Veterans, experts detangle the unraveling of Afghanistan
What went wrong with the withdrawal and what it means for the future of counterterrorism
Christopher Meyer served 33 months in three combat zones as a National Guardsman, supporting special operations and earning a Bronze Star for his service in Afghanistan. Meyer worked on a “train-advise-assist” mission that put Afghan troops in charge with U.S. oversight. He said his efforts were undermined by the message that U.S. forces would not stick around for very long, “like police trying to root out drug dealers and then announcing they’ll leave the building in 24 hours.”
Meyer said he and his colleagues consistently tried to tell their superiors that terrorist threats would “flare up to a full-spectrum capability the second we leave.” Yet at a Sept. 28 Senate committee hearing about the U.S. withdrawal from the country, Defense Secretary Lloyd Austin testified that top military leaders were surprised by how quickly the Afghan government and military “melted away” in only 11 days as American troops flew out.
In congressional testimony, Pentagon officials highlighted the merits of a quick withdrawal and the impossibility of establishing peace in the volatile region. But counterterrorism experts and veterans say military missteps and policy failures have left Afghanistan a breeding ground for terrorists who will ultimately threaten the United States.
In congressional hearings since the U.S. withdrawal on Aug. 31, Joint Chiefs of Staff Chairman Gen. Mark Milley said multiple presidential administrations made mistakes in Afghanistan or did not have a clear vision for how to conclude the war. Some Democrats pointed to the so-called Doha agreement as a particular weakening moment when President Donald Trump signed a peace deal with the Taliban in 2020. If the Taliban met certain conditions, the U.S. would pull troops out. The Taliban did not uphold its end of the deal, which included a commitment to denounce al-Qaeda. Since leaving office in January, President Donald Trump has said he would not have honored the agreement if he remained in office. President Joe Biden extended the deadline for U.S. withdrawal from the end of May to the end of August, when American troops departed Afghanistan as the Taliban swiftly took over the country. In the chaos of the exit, American citizens, residents, and people who helped the U.S. military were left behind.
In 2017, Col. Chris Costa, now the executive director at the International Spy Museum, was advising the Trump administration as a special assistant to the president and senior director for counterterrorism on the National Security Council. Before this appointment, Costa served for more than 25 years as an army counterintelligence specialist on deployments to Afghanistan and Iraq. Costa maintained then, as he does now, that a small number of special ops forces would effectively support the Afghan government, keep an eye on the Taliban, and mitigate terrorist threats. With a total lack of U.S. presence, Afghanistan would become a remote desert where violent leaders could revitalize attack plans, Costa said. Milley testified that al-Qaeda could regroup under Taliban rule and pose a threat to the U.S. within a year.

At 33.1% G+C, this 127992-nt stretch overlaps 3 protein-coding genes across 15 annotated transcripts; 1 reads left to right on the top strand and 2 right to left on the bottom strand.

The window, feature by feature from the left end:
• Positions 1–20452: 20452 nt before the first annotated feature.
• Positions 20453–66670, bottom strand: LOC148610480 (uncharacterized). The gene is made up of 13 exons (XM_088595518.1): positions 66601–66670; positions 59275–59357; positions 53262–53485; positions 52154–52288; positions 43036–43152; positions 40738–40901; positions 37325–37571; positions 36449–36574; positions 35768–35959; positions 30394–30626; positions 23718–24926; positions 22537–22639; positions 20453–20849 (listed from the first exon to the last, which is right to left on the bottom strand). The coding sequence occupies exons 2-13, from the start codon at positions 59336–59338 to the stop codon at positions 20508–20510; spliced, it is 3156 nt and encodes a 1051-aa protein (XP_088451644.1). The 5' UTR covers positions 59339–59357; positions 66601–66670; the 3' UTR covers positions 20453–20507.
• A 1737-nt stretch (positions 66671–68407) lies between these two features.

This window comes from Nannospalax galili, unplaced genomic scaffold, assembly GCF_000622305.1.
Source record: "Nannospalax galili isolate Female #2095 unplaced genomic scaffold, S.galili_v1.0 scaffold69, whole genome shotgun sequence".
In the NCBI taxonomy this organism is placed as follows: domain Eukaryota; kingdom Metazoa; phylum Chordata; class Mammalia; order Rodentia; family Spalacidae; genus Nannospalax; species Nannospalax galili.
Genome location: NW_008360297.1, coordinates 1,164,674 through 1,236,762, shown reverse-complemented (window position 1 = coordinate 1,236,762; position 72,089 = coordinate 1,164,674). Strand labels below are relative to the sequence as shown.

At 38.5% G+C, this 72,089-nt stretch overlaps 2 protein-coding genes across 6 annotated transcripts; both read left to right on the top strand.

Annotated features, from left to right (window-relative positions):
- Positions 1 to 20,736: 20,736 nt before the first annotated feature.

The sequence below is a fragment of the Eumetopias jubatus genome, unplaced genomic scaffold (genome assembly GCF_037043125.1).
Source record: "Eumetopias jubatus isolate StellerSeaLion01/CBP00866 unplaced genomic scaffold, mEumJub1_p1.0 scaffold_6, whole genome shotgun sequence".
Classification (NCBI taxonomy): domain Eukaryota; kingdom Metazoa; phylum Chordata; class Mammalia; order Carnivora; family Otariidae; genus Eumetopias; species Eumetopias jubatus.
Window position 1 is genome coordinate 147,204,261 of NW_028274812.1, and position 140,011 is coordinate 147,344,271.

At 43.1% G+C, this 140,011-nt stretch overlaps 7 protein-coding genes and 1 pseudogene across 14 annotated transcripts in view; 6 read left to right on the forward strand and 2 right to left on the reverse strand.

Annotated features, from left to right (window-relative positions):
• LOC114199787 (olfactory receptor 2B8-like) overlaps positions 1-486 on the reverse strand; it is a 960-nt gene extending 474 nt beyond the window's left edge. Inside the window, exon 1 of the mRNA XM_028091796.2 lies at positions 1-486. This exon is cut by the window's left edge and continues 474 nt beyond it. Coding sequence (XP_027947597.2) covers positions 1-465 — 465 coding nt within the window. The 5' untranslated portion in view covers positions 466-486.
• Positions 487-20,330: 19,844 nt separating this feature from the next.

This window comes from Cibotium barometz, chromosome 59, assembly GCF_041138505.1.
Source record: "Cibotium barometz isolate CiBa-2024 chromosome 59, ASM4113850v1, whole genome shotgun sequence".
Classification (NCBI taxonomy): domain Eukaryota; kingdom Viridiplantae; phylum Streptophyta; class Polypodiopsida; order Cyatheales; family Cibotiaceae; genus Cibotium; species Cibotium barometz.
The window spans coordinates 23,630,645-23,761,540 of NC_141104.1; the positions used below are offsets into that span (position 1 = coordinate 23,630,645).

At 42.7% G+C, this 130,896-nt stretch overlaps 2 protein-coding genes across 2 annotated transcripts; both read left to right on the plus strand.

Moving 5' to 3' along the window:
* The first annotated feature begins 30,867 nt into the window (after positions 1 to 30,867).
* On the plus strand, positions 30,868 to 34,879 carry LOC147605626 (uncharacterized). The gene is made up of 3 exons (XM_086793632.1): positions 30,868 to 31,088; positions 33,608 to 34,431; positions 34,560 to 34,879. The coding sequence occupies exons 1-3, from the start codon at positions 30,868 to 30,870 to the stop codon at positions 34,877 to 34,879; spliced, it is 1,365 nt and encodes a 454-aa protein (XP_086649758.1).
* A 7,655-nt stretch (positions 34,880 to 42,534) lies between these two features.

“The Taliban are not going to directly be caught with their hands in the cookie jar and saddling up for a close public relationship with al-Qaeda,” Costa said. “The Taliban have learned that they have to be more public relations savvy. They’re going to be far more discreet in their approaches to diplomacy.”
That discretion concerns Katherine Zimmerman, who studies foreign defense policy and advises the American Enterprise Institute’s Critical Threats Project. The Taliban now enjoys better internet access and information capabilities, she noted, allowing it to spread propaganda and interact with other authoritarian governments such as China.
Although Zimmerman is not convinced that continued military presence would build a stable Afghan nation, she agreed that Taliban rule will attract extremists: “It’s going to have a magnetic pull on somewhat bad actors into one petri dish where they get to know each other and build relationships. Ultimately, some of them will leave Afghanistan, and that’s when it becomes a problem for us.”
Milley said drone strikes and surveillance on Afghanistan from other countries—commonly called over-the-horizon capabilities—remain possible, but Zimmerman noted the U.S. no longer has bases in countries bordering Afghanistan and has to ask neighboring Pakistan for permission to use its airspace. She pointed to a mistaken drone strike on Sept. 10 as a potential danger in over-the-horizon missions. Military intelligence located what it thought was an Islamic State extremists’ truck full of bombs and launched a drone strike against it. Later, the Pentagon confirmed the strike killed an Afghan civilian who had previously helped the U.S. and worked for a humanitarian organization. It also killed several of his children.
“Those types of mistakes are only going to happen more frequently if we’re not on the ground and have other sources of communication to triangulate the truth of what is happening,” Zimmerman said.
Sen. Tammy Duckworth, D-Ill., proposed a commission to investigate the 20-year Afghanistan war and create recommendations for how to avoid similar mistakes in the future. Duckworth, an Army National Guard veteran who lost both legs while deployed in Iraq, wants to fill the commission with experts disconnected from Congress and past presidential administrations. Sen. Josh Hawley, R-Mo., also submitted a bill to create a bipartisan panel of House and Senate leaders to investigate the withdrawal, but no Democrats have signed on yet.
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